Displaying items by tag: fish
Maintaining freshness and quality, stimulating purchases
This article was featured in EUROFISH Magazine 6 / 2020.
Fish and seafood are perishable foods and their presentation in retail outlets requires special counter concepts that have to meet a variety of requirements. The design of the refrigerated counters, display cases and other sales furniture at fishmongers and in supermarket fish departments contributes strongly to maintaining product quality and also influences customers’ buying behaviour.
Over the last few years, Croatia has set a path to introduce electronic data delivery for the entire fisheries sector. The progress is evident and the introduction of electronic data delivery is very well accepted by the end-users - fishermen, farmers, buyers and the administration itself. Commercial fishers can deliver catch and landings data on paper (logbooks or reports), electronically through e-logbooks, via an app, or by email. Up until now, nearly 40% of the fishing fleet delivers daily catch and landing data electronically/digitally or by mobile application. What is even more significant is that these data cover nearly 98% of the catch.
A new basis for international business
This article was featured in EUROFISH Magazine 4 / 2020.
“Blockchain” is for many people still little more than a buzzword they may have heard about in connection with the digital currency bitcoins. But in fact blockchain and artificial intelligence are developing into leading technologies that are “revolutionizing” many areas of the economy. Blockchains provide transparency, enable more control, and simplify traceability in business relationships.
Competition for fish is becoming increasingly international
This article featured in EUROFISH Magazine 3 2020.
The basic idea behind auctions is very old: the goods on offer will be sold to the highest bidder. This method – which is also used to auction fish and seafood – is as simple as it is successful. But the advancement of digital technologies is now making its mark in this area. Many auctions have completed the step into the modern age and are using the possibilities of the internet to prepare themselves for the global fish business.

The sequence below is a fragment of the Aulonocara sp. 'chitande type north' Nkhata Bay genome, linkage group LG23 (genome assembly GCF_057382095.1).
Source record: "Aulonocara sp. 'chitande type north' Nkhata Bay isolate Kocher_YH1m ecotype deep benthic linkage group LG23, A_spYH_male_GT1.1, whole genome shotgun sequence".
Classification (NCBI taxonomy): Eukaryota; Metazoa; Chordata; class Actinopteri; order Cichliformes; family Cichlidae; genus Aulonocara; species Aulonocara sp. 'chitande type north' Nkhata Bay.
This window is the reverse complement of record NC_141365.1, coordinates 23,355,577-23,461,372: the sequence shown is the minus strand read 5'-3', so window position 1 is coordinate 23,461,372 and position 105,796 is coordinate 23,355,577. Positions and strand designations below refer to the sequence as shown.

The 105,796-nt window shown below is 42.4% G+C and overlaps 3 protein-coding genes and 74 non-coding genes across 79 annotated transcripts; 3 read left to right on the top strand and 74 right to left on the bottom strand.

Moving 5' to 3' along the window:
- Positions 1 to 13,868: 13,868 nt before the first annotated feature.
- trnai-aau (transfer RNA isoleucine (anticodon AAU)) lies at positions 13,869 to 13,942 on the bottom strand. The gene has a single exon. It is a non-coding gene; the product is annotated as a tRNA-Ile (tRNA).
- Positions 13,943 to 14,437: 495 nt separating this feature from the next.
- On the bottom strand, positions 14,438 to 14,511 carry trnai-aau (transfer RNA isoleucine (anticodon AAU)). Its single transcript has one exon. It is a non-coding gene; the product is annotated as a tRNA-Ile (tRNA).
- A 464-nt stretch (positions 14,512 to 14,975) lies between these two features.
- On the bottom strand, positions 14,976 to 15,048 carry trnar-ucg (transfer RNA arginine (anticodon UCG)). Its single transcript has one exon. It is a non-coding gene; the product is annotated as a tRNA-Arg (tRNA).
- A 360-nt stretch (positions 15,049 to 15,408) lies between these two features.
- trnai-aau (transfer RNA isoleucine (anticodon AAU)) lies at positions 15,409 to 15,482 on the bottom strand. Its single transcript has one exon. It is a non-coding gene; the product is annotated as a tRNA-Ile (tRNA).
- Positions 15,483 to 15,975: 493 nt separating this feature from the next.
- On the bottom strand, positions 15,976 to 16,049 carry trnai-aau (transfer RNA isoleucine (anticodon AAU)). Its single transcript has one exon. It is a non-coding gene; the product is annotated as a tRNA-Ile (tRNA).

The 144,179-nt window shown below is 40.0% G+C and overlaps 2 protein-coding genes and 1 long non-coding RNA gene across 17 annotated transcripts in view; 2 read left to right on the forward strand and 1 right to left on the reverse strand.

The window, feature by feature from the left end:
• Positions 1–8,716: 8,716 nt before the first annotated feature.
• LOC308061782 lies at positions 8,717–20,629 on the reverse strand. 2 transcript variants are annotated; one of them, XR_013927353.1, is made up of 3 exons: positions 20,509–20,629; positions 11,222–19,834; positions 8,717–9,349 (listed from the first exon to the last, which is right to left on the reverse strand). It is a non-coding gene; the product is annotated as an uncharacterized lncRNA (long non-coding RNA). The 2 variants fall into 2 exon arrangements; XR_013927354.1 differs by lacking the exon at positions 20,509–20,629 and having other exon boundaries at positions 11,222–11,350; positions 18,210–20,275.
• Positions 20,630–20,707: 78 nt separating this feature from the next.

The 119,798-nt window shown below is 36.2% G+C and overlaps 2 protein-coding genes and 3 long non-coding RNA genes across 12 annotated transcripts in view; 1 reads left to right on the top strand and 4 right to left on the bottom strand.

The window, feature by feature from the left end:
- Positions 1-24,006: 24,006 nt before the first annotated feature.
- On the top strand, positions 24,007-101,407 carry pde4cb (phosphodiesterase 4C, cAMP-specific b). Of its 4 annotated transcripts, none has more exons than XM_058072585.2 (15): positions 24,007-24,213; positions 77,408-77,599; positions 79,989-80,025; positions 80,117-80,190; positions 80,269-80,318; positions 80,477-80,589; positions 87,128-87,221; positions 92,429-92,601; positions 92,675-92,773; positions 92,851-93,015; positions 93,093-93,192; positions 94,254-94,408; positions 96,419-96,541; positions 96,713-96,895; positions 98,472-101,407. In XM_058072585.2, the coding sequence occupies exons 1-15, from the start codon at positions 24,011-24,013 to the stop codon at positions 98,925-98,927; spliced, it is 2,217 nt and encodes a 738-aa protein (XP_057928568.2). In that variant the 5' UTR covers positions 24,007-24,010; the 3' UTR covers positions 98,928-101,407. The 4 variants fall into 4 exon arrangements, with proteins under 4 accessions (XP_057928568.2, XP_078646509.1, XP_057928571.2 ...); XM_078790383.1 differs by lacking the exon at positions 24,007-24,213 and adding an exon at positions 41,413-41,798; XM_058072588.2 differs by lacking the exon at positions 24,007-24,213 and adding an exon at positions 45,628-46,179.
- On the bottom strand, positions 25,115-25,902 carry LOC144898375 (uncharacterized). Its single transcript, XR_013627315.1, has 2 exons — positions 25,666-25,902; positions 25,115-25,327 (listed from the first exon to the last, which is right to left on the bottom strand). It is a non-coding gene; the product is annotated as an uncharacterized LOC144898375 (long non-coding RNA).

In many regions of the world it is common practice for fishermen to sell what they catch to just one or only a few wholesalers. This can work, but it has the disadvantage that the fishermen are dependent on the trader and are sometimes not paid fairly because the trader dictates the prices. That is why quite a lot of fishermen consider auctions to be the better method for first hand sale in the fish marketing chain. The principle of auctioning fish catches and selling to the highest bidder is not new and has in some places proven itself for decades. The bell that heralded the opening of the daily fish auction in Honolulu rang for the first time in 1952, and the Tsukiji fish market which closed down just recently in Tokyo, where it counted 900 licensed traders who handled around 1,600 tonnes of fish and seafood a day, was opened as early as 1935. The roots of the Norwegian Sildesalgslag go back to 1927, and Sweden’s largest fish auction in the port of Gothenburg even dates back to 1910. The idea of bringing together suppliers and potential buyers for trading certain goods such as fish and seafood under regulated conditions offers several advantages from which fishermen, traders and ultimately consumers all benefit equally because a constant supply of fresh produce is guaranteed every day.
The National Marine Fisheries Research Institute in Gdynia along with the Ministry of Maritime Economy and Inland Navigation, the Inland Fisheries Institute in Olsztyn, and the Sturgeon Producers Organization in Toruń, held a scientific conference entitled “Innovative and traditional production of fish in Poland” as part of the International Green Week Berlin, an international food, agriculture, and gardening exhibition, popular with consumers and trade visitors but also among representatives of the fisheries and scientific sectors from various EU countries. The large turnout and lively discussions justify the promotion of Polish fish products on the foreign food markets. Creating a positive image of Polish fish products on the German market is particularly important because it is the most important importer of Polish fish products. Two important directions of fish production in Poland were discussed: traditional fishing with its centuries of history, and fish farming in natural conditions, in which the wellbeing of the fish is preserved was one topic, while innovative methods focusing on the use of specialized, modern, and technologically advanced equipment and integrated recirculation systems in fish farming, was the other.
Luis Planas, the Spanish Minister of Agriculture, Fisheries and Food, has stated that an alternative will be found for the transportation of Mauritanian fish to Spain. Last year this freight suffered delays and losses due to the blockage of the only road from Mauritania to the north by Sahrawi activists. Mr Planas visited the Mauritanian capital Nouakchott to negotiate with the Mauritanian authorities regarding problems related to the renewal of the Euro-Mauritanian fishing agreement.